Fruen said his officers help with several charity events throughout the year. A few examples include Kids and Christmas, the Communitywide Trash Off, Shriners Softball Tournament and Special Olympics. Sgt. Gary Hecht was this year’s Top Fundraiser for Special Olympics’ Poteau Polar Plunge and was the 2018 Special Olympics Oklahoma Area 10 Volunteer of the Year. He became involved in the program after working a vehicle break-in where equipment for Special Olympics was stolen. He and Cpl. Brandon McDaniel took up donations to replace the gear.

Several officers also serve as instructors.

The department has instructors in these areas: 16 CLEET, two taser, two MILO Range Training, one rifle, drug recognition, two in standard field sobriety and instruct law enforcement driving training at Oklahoma State University. The department trains the officers at Carl Albert State College.

In-house, Fruen said they also offer a large variety of courses, such as basic grounded defense/weapon retentions, handcuffing techniques, rescue responses to active shooters, a course on tire deflation devices, building searches, how to identify child abuse or neglect, neck restraints, stalking, non-violent crisis intervention, domestic violence and danger assessment and more.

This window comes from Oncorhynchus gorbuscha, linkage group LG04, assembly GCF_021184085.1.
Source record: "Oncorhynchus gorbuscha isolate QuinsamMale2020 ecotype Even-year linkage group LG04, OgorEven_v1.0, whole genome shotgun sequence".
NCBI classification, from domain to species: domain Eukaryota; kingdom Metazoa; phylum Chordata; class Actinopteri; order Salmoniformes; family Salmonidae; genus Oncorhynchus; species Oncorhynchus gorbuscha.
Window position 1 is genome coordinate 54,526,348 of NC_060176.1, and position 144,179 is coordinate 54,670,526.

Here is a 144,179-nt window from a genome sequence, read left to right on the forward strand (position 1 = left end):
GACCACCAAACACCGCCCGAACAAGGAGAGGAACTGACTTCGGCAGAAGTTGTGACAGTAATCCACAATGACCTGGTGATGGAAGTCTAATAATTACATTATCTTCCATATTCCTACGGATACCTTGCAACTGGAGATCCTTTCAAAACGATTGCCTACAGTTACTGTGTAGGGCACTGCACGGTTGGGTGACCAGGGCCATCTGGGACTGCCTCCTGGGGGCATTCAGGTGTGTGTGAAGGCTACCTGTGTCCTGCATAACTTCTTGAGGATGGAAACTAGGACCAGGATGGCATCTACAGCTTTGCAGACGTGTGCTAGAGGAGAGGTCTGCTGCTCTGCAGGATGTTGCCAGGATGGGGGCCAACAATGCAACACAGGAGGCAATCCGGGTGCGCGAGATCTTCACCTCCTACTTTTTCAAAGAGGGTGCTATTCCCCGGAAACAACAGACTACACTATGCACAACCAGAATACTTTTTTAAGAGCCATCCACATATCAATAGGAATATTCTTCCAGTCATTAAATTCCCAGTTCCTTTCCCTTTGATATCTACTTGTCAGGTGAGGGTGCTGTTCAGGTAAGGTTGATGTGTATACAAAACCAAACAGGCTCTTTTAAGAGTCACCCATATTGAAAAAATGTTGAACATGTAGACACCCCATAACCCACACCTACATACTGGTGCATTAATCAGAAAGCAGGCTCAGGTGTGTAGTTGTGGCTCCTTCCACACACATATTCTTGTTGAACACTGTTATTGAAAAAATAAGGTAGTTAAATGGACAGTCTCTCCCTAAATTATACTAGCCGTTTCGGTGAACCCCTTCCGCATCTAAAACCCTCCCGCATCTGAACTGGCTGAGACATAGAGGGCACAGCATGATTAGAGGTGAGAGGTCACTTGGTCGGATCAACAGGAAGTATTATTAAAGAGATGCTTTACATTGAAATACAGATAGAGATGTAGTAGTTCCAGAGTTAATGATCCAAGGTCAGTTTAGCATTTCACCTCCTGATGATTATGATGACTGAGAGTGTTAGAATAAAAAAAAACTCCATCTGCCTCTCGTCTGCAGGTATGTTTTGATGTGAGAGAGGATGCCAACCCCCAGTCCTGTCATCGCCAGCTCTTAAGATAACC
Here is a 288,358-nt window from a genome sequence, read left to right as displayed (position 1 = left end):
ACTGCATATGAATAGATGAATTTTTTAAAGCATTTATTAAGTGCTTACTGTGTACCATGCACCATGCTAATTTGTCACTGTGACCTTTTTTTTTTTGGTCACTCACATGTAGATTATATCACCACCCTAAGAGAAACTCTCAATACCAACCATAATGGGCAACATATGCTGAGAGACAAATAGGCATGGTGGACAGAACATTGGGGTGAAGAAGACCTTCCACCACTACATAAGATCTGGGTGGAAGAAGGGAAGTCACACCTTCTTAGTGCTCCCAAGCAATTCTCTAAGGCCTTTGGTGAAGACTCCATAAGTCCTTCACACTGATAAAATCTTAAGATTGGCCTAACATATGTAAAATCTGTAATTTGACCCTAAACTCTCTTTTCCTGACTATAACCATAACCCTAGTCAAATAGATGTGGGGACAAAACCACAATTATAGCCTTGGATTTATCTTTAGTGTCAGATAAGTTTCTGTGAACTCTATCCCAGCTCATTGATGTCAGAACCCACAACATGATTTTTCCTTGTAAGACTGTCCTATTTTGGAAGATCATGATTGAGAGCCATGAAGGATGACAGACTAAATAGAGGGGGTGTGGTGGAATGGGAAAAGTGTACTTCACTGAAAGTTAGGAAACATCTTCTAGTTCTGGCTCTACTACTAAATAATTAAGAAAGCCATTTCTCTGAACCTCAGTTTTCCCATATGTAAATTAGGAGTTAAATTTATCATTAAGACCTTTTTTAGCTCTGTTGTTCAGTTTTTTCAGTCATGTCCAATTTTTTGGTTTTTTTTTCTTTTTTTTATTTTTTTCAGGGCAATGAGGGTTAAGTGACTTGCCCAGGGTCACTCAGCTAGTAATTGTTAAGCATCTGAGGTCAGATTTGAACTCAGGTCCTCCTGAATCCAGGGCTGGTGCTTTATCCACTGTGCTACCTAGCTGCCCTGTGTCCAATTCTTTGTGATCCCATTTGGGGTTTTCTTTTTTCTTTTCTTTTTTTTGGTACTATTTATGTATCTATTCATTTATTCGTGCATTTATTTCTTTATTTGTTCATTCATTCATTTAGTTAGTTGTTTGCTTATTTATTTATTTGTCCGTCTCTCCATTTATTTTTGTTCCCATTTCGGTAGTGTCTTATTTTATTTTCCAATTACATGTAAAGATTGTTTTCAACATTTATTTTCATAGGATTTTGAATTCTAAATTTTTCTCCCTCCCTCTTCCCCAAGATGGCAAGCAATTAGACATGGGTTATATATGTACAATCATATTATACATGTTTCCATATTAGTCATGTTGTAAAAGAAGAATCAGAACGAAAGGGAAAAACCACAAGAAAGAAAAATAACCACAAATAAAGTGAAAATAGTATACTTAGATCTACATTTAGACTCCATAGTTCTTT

And the officers undergo a heavy load of training themselves, Fruen said.

Four are graduates of the Criminal Investigation Academy, 10 graduates of Leadership LeFlore County, four certified in clandestine laboratory training, four certified in field training officers and seven certified in the Reid technique of interviewing and interrogation. Twenty-four officers are patrol rifle certified and all 26 officers are Intoxilyzer 8000 and standard field sobriety certified. They also undergo 25 hours of continued education each year with two hours of mental health training.

“And,” Fruen added, “A majority of the guys do more than the minimum standard in mental health training.”

They are all trained in active shooter situations, sexual assault, Amber Alert and a number of members visit the Crimes Against Children Conference each year, which offers law enforcement resources on dealing with child victims of crime.

Several members of Poteau PD also have appointments.

Fruen is on the Region 5 Homeland Security Board, serving as Strike Team leader. Russell is board president with Women’s Crisis Services and a graduate of the FBI National Academy. Emmert, in addition to being the department’s K-9 officer, also does K-9 evaluations in CLEET for this region. He also does certification here and in parts of Tulsa. Patrolman Justin Dodson serves as the Southeast Region director for the Oklahoma Gang Investigation Association.

“Public safety is one of the most important things a city can offer its citizens,” Shockley said. “Good leadership and good officers help make us ‘above the ordinary.’”